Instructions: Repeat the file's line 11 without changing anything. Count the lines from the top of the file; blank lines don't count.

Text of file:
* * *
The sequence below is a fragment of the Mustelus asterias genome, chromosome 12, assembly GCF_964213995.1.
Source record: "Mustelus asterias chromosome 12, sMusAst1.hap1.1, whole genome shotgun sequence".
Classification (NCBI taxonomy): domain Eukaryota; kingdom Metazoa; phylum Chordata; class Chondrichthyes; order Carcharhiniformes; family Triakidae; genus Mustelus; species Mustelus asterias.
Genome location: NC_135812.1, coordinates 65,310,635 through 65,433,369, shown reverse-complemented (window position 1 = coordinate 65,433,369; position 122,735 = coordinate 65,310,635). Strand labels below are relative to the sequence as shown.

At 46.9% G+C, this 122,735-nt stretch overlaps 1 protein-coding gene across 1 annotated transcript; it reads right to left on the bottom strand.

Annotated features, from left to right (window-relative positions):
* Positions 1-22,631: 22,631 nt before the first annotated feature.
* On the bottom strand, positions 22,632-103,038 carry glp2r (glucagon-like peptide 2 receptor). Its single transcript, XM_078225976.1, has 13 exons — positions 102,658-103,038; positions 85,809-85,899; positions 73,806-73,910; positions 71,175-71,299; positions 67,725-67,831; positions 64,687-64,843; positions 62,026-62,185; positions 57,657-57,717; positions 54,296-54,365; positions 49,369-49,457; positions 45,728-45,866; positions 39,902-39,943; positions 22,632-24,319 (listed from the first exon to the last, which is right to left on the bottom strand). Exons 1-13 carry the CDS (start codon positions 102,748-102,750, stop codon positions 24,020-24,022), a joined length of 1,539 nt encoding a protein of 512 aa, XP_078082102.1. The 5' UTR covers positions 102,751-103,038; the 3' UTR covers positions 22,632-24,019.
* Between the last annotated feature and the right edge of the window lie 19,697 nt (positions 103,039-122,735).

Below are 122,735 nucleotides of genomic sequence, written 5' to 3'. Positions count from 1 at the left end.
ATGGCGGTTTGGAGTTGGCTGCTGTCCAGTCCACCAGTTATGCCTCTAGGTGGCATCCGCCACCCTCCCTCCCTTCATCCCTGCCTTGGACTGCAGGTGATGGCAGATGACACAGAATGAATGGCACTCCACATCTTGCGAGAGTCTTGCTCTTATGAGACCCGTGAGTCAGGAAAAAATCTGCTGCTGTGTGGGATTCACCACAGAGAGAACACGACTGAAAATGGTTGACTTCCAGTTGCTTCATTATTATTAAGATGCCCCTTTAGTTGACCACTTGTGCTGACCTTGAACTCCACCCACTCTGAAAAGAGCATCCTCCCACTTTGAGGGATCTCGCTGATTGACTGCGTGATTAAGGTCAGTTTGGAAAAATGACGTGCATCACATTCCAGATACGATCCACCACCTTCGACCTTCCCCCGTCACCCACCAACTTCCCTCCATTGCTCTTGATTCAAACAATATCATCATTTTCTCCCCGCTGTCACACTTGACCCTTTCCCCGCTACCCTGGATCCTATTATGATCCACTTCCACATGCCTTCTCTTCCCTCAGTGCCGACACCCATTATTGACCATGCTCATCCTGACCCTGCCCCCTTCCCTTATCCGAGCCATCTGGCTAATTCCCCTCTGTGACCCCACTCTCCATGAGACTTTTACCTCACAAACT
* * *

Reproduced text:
ATGGCGGTTTGGAGTTGGCTGCTGTCCAGTCCACCAGTTATGCCTCTAGGTGGCATCCGCCACCCTCCCTCCCTTCATCCCTGCCTTGGACTGCAGGTGATGGCAGATGACACAGAATGAATGGCACTCCACATCTTGCGAGAGTCTTGCTCTTATGAGACCCGTGAGTCAGGAAAAAATCTGCTGCTGTGTGGGATTCACCACAGAGAGAACACGACTGAAAATGGTTGACTTCCAGTTGCTTCATTATTATTAAGATGCCCCTTTAGTTGACCACTTGTGCTGACCTTGAACTCCACCCACTCTGAAAAGAGCATCCTCCCACTTTGAGGGATCTCGCTGATTGACTGCGTGATTAAGGTCAGTTTGGAAAAATGACGTGCATCACATTCCAGATACGATCCACCACCTTCGACCTTCCCCCGTCACCCACCAACTTCCCTCCATTGCTCTTGATTCAAACAATATCATCATTTTCTCCCCGCTGTCACACTTGACCCTTTCCCCGCTACCCTGGATCCTATTATGATCCACTTCCACATGCCTTCTCTTCCCTCAGTGCCGACACCCATTATTGACCATGCTCATCCTGACCCTGCCCCCTTCCCTTATCCGAGCCATCTGGCTAATTCCCCTCTGTGACCCCACTCTCCATGAGACTTTTACCTCACAAACT